The complaint also alleges that Facebook, over many years, has imposed anticompetitive conditions on third-party software developers’ access to valuable interconnections to its platform, such as the application programming interfaces (“APIs”) that allow the developers’ apps to interface with Facebook. In particular, Facebook allegedly has made key APIs available to third-party applications only on the condition that they refrain from developing competing functionalities, and from connecting with or promoting other social networking services.
The complaint alleges that Facebook has enforced these policies by cutting off API access to blunt perceived competitive threats from rival personal social networking services, mobile messaging apps, and other apps with social functionalities. For example, in 2013, Twitter launched the app Vine, which allowed users to shoot and share short video segments. In response, according to the complaint, Facebook shut down the API that would have allowed Vine to access friends via Facebook.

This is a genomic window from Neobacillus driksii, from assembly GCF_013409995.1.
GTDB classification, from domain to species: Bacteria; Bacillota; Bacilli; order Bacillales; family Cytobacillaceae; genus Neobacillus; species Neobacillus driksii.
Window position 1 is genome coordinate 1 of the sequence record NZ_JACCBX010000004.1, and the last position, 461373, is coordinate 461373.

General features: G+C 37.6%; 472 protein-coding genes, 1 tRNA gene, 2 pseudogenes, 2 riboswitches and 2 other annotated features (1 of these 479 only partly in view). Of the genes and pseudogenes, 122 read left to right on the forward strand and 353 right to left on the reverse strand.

The lawsuit follows an investigation by the FTC’s Technology Enforcement Division, whose staff cooperated closely with a coalition of attorneys general, under the coordination of the New York State Office of the Attorney General. Participating Attorneys General include: Alaska, Arizona, Arkansas, California, Colorado, Connecticut, Delaware, the District of Columbia, Florida, Guam, Hawaii, Idaho, Illinois, Indiana, Iowa, Kansas, Kentucky, Louisiana, Maine, Maryland, Massachusetts, Michigan, Minnesota, Mississippi, Missouri, Montana, Nebraska, Nevada, New Hampshire, New Jersey, New Mexico, New York, North Carolina, North Dakota, Ohio, Oklahoma, Oregon, Pennsylvania, Rhode Island, Tennessee, Texas, Utah, Vermont, Virginia, Washington, West Virginia, Wisconsin, and Wyoming.
The Commission vote to authorize staff to file for a permanent injunction and other equitable relief in the U.S. District Court for the District of Columbia was 3-2. Commissioners Noah Joshua Phillips and Christine S. Wilson voted no.